The story was the same in Tulsa. Encouraged by the decisions of the Oklahoma Supreme Court, which continued to uphold restrictions on voting access to Black Americans by approving grandfather clauses and poll taxes, and eager to end an era of Black prosperity, white mobs burned the Greenwood District to the ground. The mob looted businesses, shot Black people dead on the sidewalk with machine guns, and prevented firefighters from saving Black Wall Street. Soon, martial law was declared, and the National Guard was brought in. They only worsened the situation as the police and National Guard arrested Black residents instead of white rioters, and some members of the National Guard even joined in the rioting and violence themselves. By the end of the massacre, more than 1,200 homes were destroyed, 35 blocks were burned, and as many as 300 people lay dead. An innocent elevator meeting, where it is commonly suggested that Rowland was trying to catch Page as she stumbled, had exploded into one of the nation’s deadliest and ugliest race massacres.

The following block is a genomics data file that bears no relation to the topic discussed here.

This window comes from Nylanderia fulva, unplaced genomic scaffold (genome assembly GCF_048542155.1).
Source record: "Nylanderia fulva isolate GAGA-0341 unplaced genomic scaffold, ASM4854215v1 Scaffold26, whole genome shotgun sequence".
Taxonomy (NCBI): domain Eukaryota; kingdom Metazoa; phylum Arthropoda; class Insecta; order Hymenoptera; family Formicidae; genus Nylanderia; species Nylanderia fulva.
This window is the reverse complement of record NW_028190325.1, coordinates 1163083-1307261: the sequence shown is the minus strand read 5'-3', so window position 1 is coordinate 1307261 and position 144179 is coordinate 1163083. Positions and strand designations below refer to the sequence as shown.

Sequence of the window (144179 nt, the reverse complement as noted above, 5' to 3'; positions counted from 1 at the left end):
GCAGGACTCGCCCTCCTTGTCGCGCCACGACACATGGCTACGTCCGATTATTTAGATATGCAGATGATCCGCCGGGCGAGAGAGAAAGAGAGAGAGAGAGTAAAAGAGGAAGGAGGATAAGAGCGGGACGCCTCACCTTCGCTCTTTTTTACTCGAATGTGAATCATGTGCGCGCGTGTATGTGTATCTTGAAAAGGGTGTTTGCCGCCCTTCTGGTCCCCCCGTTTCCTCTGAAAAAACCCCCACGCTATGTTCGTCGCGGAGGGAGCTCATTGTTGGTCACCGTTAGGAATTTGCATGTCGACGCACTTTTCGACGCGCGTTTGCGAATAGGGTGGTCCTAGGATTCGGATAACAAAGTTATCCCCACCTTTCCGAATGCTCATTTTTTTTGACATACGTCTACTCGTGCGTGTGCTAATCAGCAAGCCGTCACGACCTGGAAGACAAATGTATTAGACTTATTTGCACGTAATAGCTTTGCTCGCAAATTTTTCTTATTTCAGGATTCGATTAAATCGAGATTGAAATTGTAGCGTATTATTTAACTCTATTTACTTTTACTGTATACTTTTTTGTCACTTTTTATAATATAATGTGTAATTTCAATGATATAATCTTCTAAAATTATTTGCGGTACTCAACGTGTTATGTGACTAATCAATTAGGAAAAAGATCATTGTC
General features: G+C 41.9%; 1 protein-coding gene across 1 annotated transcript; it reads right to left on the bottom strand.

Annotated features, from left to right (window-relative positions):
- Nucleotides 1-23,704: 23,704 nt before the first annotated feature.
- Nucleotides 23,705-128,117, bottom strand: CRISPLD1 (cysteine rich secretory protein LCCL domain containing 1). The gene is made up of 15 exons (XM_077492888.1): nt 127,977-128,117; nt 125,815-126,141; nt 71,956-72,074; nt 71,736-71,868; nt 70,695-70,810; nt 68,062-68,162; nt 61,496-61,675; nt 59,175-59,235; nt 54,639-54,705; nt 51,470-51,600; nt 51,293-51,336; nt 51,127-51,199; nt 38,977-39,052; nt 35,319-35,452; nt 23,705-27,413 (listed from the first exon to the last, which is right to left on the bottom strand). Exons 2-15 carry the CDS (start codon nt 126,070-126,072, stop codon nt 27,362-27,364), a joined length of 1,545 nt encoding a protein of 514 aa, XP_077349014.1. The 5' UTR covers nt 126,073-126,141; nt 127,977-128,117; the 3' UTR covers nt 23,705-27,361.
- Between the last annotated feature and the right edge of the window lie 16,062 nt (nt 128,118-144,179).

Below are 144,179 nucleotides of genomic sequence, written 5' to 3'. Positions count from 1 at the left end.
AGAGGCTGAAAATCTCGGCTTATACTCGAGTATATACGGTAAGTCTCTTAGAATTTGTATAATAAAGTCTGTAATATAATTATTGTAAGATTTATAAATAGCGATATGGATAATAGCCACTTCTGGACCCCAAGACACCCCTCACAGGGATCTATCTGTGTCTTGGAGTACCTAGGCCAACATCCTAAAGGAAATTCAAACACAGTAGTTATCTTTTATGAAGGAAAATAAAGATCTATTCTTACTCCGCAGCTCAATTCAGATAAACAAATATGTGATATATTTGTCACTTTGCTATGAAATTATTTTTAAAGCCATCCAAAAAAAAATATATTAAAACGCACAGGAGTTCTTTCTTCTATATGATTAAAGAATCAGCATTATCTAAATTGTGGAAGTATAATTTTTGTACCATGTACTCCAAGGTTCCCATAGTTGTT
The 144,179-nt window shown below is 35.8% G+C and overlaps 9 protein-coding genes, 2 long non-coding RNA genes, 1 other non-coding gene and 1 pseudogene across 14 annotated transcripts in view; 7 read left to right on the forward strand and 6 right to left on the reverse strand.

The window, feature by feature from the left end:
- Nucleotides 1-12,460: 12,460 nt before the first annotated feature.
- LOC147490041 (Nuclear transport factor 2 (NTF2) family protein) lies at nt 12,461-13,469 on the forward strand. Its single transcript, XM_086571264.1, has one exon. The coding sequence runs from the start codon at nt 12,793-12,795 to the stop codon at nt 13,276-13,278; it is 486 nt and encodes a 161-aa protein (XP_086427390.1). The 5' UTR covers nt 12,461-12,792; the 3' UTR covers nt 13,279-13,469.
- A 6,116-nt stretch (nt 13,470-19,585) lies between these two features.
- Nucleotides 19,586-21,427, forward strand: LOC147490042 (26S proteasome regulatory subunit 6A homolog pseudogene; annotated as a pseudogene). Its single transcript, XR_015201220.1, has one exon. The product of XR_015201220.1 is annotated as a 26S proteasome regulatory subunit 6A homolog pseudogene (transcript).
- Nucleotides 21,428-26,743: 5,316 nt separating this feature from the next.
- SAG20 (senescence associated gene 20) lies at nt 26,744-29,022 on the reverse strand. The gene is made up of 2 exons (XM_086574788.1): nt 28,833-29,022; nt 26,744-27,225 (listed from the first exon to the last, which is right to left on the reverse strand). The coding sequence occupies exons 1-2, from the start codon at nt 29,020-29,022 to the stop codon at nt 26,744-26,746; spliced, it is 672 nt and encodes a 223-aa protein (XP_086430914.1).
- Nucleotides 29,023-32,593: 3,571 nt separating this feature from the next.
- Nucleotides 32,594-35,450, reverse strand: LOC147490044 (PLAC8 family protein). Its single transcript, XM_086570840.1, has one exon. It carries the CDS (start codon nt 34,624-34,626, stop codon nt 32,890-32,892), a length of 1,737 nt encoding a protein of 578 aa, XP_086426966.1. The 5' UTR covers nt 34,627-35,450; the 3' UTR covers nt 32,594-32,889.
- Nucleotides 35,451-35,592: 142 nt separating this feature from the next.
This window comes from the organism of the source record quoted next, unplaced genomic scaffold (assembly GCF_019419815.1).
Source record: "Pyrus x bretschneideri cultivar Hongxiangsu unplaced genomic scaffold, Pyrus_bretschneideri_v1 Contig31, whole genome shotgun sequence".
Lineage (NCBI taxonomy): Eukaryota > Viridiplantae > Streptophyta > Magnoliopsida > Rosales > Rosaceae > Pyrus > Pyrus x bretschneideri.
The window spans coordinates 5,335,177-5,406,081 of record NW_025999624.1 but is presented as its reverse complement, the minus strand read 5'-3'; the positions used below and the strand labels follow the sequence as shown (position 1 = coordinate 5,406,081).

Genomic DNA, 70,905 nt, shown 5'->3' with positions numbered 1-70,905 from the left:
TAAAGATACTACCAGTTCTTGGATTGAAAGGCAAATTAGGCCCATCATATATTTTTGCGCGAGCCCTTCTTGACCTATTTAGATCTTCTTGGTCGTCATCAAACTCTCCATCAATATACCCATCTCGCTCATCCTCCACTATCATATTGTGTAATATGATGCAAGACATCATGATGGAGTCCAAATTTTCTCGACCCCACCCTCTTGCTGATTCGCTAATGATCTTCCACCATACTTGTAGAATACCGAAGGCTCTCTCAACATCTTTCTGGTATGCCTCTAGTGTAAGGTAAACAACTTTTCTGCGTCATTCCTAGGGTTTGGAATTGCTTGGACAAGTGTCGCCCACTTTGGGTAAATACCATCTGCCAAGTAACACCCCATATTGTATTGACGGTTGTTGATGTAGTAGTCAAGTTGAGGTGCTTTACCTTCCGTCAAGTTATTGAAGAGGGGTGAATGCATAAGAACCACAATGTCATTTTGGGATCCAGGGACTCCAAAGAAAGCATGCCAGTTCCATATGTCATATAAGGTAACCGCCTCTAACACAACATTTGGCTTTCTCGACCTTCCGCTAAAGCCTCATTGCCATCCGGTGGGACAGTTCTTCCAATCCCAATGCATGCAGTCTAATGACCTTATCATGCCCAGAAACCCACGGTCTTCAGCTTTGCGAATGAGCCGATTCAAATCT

Today, the events of Tulsa remain relatively unknown—Stuyvesant’s own history textbooks contain no mention of the massacre, and the event is not typically taught in American history courses. Perhaps more striking, however, is the massacre’s legacy in Tulsa itself. Using eyewitness accounts to pinpoint mass burial sites of the massacre’s victims, two areas with anomalies in the soil were located in 2019. The excavation began in July of last year. While archaeologists did not find bodies, they did unearth a bullet, two pairs of shoes, and a buried road. In the future, excavations of Oaklawn Cemetery and “The Canes,” an area near the Arkansas River, are planned.

Culturally, the Tulsa Race Massacre has received newfound attention as well—a testament to the long-overdue awareness the massacre is finally receiving. In Tulsa, bipartisan efforts have resulted in “racial reconciliation efforts,” and a multimillion-dollar museum and cultural center to remember the massacre will open this spring to commemorate the event’s 100th anniversary. The massacre has also found the national spotlight. The popular streaming platform HBO released “Watchmen” in 2019, which provided a vivid and often harrowing depiction of the events that occurred between May 31, 1921, and now. Interestingly, the series does not reflect the events of modern-day Tulsa; instead, it presents an alternate history in which residents affected by the massacre have received reparations.